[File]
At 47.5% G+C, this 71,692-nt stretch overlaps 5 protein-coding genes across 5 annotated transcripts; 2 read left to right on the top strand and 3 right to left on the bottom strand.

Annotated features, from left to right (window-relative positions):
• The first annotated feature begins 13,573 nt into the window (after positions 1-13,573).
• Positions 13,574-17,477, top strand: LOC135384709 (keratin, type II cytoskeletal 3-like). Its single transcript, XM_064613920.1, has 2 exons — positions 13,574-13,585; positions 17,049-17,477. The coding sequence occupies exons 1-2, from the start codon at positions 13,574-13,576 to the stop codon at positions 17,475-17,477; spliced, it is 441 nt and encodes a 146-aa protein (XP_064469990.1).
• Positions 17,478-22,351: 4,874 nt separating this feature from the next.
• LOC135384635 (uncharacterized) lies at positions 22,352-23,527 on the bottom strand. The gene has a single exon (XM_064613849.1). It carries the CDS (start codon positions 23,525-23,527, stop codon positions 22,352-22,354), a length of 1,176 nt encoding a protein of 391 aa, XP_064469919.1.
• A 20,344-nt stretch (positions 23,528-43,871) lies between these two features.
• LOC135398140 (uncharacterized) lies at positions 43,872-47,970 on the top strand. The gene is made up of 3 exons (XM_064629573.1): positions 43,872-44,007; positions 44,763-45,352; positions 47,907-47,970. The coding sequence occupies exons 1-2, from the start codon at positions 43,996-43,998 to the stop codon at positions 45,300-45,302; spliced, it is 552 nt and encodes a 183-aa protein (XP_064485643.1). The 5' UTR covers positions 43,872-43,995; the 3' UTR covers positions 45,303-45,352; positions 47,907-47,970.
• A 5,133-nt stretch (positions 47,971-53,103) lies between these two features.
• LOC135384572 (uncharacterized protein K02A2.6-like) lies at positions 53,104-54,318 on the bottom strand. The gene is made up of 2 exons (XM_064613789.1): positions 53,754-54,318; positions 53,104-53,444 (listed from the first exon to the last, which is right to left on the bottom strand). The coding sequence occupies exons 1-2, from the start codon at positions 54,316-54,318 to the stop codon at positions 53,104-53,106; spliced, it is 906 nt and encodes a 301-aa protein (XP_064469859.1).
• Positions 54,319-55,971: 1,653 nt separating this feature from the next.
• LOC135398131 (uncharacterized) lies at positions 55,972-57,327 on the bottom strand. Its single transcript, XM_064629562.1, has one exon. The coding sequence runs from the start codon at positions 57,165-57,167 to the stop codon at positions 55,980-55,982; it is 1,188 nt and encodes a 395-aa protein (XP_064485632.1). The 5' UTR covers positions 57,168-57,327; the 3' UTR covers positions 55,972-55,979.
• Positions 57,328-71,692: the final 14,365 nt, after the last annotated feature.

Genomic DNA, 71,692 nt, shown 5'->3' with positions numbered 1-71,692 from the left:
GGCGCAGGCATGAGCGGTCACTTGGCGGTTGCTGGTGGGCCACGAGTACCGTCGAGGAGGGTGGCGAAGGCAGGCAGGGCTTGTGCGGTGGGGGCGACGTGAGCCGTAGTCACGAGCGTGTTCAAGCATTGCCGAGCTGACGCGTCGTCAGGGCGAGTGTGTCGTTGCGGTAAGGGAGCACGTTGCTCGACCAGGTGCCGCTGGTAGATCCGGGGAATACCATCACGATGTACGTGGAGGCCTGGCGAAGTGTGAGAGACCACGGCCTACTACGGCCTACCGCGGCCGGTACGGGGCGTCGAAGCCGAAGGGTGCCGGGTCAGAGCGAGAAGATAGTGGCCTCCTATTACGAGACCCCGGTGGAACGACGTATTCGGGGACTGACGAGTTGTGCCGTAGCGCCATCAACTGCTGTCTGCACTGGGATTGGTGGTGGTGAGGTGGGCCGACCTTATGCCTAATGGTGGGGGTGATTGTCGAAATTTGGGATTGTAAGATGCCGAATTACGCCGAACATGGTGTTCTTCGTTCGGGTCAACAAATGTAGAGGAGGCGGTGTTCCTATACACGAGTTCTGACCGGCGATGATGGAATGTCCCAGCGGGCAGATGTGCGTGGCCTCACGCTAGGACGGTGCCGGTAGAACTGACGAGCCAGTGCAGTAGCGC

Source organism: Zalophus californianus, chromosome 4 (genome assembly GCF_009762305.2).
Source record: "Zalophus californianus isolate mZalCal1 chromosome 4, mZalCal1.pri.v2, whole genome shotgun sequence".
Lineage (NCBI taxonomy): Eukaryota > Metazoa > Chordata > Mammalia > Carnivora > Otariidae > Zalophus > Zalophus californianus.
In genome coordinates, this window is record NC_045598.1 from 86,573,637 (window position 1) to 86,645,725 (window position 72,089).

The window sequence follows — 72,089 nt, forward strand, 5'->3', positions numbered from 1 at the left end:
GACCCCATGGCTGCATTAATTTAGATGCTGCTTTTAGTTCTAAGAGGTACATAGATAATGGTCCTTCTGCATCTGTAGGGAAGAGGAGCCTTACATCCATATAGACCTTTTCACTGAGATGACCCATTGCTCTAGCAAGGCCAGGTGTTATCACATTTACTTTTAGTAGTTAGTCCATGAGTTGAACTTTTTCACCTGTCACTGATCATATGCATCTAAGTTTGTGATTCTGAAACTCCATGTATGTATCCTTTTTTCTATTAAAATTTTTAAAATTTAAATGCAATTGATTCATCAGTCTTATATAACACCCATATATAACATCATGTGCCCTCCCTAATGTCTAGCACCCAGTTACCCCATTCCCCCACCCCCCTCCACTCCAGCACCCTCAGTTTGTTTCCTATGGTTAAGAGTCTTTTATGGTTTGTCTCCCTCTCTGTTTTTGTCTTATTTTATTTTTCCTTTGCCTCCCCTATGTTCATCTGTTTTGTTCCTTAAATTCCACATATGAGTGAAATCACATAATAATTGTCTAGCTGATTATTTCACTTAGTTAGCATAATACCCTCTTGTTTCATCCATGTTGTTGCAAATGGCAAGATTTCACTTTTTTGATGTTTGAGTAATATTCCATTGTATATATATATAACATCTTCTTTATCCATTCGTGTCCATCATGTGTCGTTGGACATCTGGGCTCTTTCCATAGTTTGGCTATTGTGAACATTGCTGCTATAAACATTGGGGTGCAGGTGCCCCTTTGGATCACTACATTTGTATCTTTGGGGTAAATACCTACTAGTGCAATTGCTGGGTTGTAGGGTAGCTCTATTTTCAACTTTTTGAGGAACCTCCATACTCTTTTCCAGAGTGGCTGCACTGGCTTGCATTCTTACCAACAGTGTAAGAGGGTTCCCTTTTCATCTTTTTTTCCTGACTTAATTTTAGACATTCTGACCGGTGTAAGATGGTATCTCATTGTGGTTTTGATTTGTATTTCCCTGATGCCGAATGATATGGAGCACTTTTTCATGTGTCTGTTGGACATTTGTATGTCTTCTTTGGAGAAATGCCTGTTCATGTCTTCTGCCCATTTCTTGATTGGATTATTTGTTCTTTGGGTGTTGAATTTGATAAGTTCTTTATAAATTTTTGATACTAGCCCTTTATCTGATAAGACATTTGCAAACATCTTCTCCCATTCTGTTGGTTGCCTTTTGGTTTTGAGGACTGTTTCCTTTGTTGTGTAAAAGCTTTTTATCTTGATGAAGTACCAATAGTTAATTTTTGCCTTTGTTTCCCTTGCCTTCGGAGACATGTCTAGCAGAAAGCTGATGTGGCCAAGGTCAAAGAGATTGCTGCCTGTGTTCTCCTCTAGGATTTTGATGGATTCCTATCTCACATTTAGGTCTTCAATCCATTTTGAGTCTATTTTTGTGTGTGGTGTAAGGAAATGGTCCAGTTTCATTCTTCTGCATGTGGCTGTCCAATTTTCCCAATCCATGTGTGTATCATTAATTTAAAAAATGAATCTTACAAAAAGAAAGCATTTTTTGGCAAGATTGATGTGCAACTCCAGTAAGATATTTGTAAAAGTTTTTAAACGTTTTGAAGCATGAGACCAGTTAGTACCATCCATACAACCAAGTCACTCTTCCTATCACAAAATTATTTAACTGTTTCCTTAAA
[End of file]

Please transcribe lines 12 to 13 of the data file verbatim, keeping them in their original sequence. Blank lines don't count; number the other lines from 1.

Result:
• LOC135398131 (uncharacterized) lies at positions 55,972-57,327 on the bottom strand. Its single transcript, XM_064629562.1, has one exon. The coding sequence runs from the start codon at positions 57,165-57,167 to the stop codon at positions 55,980-55,982; it is 1,188 nt and encodes a 395-aa protein (XP_064485632.1). The 5' UTR covers positions 57,168-57,327; the 3' UTR covers positions 55,972-55,979.
• Positions 57,328-71,692: the final 14,365 nt, after the last annotated feature.